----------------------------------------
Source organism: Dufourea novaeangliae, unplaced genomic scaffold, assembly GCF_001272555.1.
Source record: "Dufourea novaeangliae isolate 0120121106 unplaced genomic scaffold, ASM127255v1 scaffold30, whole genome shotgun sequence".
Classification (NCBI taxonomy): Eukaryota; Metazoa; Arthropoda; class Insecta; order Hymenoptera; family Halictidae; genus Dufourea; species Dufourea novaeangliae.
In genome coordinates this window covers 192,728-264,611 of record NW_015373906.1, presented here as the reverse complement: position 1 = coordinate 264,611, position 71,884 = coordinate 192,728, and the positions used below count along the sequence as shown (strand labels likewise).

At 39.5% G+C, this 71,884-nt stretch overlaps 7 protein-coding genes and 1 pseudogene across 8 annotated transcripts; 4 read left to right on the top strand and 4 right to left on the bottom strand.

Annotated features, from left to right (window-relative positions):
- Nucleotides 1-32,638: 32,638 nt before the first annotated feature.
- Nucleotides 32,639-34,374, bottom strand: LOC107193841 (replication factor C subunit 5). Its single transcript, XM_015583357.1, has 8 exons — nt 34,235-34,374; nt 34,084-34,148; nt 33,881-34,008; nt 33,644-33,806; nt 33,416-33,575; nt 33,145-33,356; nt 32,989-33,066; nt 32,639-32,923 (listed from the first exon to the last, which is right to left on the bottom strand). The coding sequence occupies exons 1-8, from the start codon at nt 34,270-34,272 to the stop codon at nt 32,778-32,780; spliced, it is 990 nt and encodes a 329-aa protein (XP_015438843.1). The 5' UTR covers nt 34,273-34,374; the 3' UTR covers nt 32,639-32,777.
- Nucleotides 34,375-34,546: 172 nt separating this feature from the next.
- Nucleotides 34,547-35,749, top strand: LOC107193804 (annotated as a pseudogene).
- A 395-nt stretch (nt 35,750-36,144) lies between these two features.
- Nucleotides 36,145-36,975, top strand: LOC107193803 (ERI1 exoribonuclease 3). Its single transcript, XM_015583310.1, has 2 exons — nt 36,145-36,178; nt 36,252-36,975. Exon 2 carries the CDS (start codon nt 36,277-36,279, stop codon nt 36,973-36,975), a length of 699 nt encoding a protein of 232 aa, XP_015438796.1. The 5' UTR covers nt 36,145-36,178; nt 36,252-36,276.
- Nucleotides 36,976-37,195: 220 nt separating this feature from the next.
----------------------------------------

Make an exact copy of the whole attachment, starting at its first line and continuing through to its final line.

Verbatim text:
Source organism: Dufourea novaeangliae, unplaced genomic scaffold, assembly GCF_001272555.1.
Source record: "Dufourea novaeangliae isolate 0120121106 unplaced genomic scaffold, ASM127255v1 scaffold30, whole genome shotgun sequence".
Classification (NCBI taxonomy): Eukaryota; Metazoa; Arthropoda; class Insecta; order Hymenoptera; family Halictidae; genus Dufourea; species Dufourea novaeangliae.
In genome coordinates this window covers 192,728-264,611 of record NW_015373906.1, presented here as the reverse complement: position 1 = coordinate 264,611, position 71,884 = coordinate 192,728, and the positions used below count along the sequence as shown (strand labels likewise).

At 39.5% G+C, this 71,884-nt stretch overlaps 7 protein-coding genes and 1 pseudogene across 8 annotated transcripts; 4 read left to right on the top strand and 4 right to left on the bottom strand.

Annotated features, from left to right (window-relative positions):
- Nucleotides 1-32,638: 32,638 nt before the first annotated feature.
- Nucleotides 32,639-34,374, bottom strand: LOC107193841 (replication factor C subunit 5). Its single transcript, XM_015583357.1, has 8 exons — nt 34,235-34,374; nt 34,084-34,148; nt 33,881-34,008; nt 33,644-33,806; nt 33,416-33,575; nt 33,145-33,356; nt 32,989-33,066; nt 32,639-32,923 (listed from the first exon to the last, which is right to left on the bottom strand). The coding sequence occupies exons 1-8, from the start codon at nt 34,270-34,272 to the stop codon at nt 32,778-32,780; spliced, it is 990 nt and encodes a 329-aa protein (XP_015438843.1). The 5' UTR covers nt 34,273-34,374; the 3' UTR covers nt 32,639-32,777.
- Nucleotides 34,375-34,546: 172 nt separating this feature from the next.
- Nucleotides 34,547-35,749, top strand: LOC107193804 (annotated as a pseudogene).
- A 395-nt stretch (nt 35,750-36,144) lies between these two features.
- Nucleotides 36,145-36,975, top strand: LOC107193803 (ERI1 exoribonuclease 3). Its single transcript, XM_015583310.1, has 2 exons — nt 36,145-36,178; nt 36,252-36,975. Exon 2 carries the CDS (start codon nt 36,277-36,279, stop codon nt 36,973-36,975), a length of 699 nt encoding a protein of 232 aa, XP_015438796.1. The 5' UTR covers nt 36,145-36,178; nt 36,252-36,276.
- Nucleotides 36,976-37,195: 220 nt separating this feature from the next.